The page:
We don't talk about soccer or the coffee fund. For now, staff- room chat is stuck on the g-word. Science teacher Colin reckons globalisation will help developing countries get a bigger piece of the economic pie. I disagree. We argue.
But if we forget trade, neither of us can complain about the relaxing of borders. We're both Brits working in Ontario, Canada. We pay tax here, have health benefits and job security, and can stay for as long as we like. If we get bored or nostalgic, we can return to the good old European Union. It helps that we're teachers. The shortage in England makes me feel wanted. Regular advertisements in the Canadian press try to lure me home, promising a tidy wage in a "major English centre". Occasionally, I'm tempted.
In Canada school boards and employment agencies busily recruit from the UK as they worry about a similarly desperate lack of teachers. The United States has weighed in, staffing schools with Brits and Canadians while losing its own teachers to Britain and Canada. One apparent result of this scrabble for staff is tax-free salaries in California.
This is the kind of globalisation that unites our staff-room in enthusiasm: teacher as (almost) barrier-free commodity. With a few phone calls and a bit of paperwork, Joe Smith from Birmingham could be teaching in South Carolina by September. His replacement? Joe Smith from Toronto. Or me, perhaps. This range of opportunities makes us dance around the pigeon holes.
Another tea-break topic is my current quest for professional development. I'm mulling over postgraduate courses in Canada, Scotland and Australia, all of which officially recognised by Ontario's Ministry of Education. None requires me to leave my computer screen.
So forget the corporate sponsorship of textbooks and the branding of the classroom: the lasting effect of globalisation will be cross-pollinated teachers and, inevitably, closer international ties in terms of curriculum and policy.
But this romantic notion ignores a serious downside to the teaching melting pot. Recently, I was talking to a new graduate from teachers' college here in Shortageville, Ontario. Rather than signing up for a local job start in September Gill is about to join the global bandwagon and head to England as a supply teacher.
Part of this plan stems from her love of travel, but it's also because Gill refuses to teach in Ontario. Teacher-bashing by the provincial Tory government (and its suburban sycophants who monopolise radio phone-in shows with their teachers-don't-work-hard enough nonsense) is extremely disheartening. But increased workloads, slashed funding, reduced teacher autonomy and big question marks over the profession's future are very concrete reasons to leave. Will Gill find a better teaching life in the UK? Not unless things have changed dramatically since I left in 1998. It's unlikely that her new world will be any better than mine, politically speaking.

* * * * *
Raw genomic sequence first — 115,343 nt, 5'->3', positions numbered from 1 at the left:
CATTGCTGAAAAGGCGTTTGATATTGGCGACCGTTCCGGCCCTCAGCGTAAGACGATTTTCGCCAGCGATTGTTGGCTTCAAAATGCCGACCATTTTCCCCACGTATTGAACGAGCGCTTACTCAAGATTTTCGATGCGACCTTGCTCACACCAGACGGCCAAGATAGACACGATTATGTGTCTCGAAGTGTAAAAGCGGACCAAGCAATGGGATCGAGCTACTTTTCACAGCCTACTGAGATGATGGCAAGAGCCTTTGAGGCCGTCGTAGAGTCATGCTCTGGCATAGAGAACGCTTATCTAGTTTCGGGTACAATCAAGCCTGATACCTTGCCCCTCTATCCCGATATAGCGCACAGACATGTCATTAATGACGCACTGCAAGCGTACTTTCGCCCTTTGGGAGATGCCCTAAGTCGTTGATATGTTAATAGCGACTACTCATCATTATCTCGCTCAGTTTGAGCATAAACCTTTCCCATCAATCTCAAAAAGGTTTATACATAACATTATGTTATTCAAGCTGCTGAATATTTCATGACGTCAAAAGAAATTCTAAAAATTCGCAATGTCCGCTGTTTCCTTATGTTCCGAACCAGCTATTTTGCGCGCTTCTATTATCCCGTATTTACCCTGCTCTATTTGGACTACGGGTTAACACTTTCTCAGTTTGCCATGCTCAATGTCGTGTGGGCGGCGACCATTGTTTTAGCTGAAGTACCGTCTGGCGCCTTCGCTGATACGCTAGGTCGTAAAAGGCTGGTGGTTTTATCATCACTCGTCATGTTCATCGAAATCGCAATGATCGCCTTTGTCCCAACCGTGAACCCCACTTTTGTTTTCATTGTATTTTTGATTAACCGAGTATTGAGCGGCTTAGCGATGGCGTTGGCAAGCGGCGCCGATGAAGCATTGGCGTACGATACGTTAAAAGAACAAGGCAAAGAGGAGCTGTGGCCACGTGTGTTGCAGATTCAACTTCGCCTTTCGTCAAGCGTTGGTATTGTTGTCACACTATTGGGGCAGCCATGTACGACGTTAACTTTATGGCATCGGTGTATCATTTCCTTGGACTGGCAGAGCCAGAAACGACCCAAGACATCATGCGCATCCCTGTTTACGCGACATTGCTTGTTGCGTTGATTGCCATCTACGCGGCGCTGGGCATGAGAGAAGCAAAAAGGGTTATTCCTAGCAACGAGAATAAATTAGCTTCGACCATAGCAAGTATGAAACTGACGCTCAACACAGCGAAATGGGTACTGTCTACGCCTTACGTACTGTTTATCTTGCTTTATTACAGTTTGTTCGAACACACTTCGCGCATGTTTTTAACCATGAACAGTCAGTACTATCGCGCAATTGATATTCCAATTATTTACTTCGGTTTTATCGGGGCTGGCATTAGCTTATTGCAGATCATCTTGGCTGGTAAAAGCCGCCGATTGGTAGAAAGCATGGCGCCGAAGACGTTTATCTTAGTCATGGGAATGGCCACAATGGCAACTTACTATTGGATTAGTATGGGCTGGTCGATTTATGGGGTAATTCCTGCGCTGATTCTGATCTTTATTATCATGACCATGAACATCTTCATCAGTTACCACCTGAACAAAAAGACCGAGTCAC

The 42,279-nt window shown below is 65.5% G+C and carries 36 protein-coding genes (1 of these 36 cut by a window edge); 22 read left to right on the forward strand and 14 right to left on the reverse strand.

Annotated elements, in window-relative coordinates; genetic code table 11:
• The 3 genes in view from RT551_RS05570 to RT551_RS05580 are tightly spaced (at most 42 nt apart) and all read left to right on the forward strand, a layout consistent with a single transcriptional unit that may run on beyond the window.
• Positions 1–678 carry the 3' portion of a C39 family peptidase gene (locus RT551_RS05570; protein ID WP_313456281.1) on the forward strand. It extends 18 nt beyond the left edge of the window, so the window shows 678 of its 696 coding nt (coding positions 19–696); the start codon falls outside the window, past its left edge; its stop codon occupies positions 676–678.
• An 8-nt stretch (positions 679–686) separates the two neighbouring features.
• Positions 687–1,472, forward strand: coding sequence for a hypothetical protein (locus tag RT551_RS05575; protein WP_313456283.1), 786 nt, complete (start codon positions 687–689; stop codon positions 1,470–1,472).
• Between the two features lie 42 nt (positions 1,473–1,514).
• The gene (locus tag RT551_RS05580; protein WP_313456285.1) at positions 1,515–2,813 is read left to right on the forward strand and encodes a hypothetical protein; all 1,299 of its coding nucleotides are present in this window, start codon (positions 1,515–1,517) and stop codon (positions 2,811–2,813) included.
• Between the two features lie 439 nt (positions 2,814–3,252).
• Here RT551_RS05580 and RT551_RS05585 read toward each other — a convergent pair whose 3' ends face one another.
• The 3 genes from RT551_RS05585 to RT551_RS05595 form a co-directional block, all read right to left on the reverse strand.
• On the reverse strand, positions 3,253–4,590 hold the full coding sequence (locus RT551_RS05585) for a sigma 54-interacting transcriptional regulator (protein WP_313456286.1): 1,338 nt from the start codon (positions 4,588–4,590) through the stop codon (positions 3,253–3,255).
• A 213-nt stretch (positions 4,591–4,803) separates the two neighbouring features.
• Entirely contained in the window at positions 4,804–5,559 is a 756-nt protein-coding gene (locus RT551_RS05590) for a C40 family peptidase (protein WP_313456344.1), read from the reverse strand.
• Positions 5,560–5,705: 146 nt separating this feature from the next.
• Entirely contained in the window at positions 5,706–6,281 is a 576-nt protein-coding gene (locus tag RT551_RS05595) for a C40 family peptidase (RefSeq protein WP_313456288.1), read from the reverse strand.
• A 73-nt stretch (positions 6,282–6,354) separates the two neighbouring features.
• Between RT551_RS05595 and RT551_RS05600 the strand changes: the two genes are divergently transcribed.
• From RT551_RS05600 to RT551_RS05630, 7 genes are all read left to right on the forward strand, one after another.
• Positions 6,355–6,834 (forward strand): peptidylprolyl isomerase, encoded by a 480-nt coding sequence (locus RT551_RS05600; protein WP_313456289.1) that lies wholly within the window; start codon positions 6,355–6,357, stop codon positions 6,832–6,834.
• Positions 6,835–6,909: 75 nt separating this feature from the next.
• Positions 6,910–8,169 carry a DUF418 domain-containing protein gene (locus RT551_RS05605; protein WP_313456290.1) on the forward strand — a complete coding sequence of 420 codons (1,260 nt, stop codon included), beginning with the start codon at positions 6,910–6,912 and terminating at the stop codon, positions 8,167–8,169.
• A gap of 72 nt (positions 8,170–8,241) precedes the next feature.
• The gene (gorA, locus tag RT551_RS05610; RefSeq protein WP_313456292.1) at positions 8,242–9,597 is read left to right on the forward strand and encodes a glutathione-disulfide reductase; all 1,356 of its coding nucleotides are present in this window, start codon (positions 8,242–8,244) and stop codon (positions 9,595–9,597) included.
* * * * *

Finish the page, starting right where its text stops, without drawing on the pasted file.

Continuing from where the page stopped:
She'll deal with oversized classes, mountains of paperwork and a professional climate that's almost as charged as the one she's leaving behind. Her money won't go far (after living in Canada, Britain seems hideously expensive). And she won't have the security that comes with regular teaching.
Nor will she do the British or Ontarian teaching professions any favours, because she - like me - is benefiting from a shortage that's there for good reason. She's flying to London because of high attrition rates, poor morale, silly legislation, mediocre pay, and teaching's shoddy public image on both sides of the pond. Bringing in romantic travellers is a quick-fix solution to a serious crisis. It's a crisis that intensifies every time someone decides to up and leave. Running away weakens the professional culture we leave behind and the one we turn to. It makes it easy for governments, like the teacher-bashers in Ontario, to buy in cheap and naively keen labour, and to staff schools in a stop-gap fashion.
The message to teachers is clear: if you won't do the job, some one else will for less money and security. It's exactly what corporations say to developing countries that, in return for labour, demand a greater slice of the economic pie. And this is why I disagree with Colin.
Things could be different. Imagine a united international profession that uses globalisation to its advantage. Imagine the shared knowledge, respect and bargaining power it could have. With that kind of solidarity, I could even justify moving to San Francisco.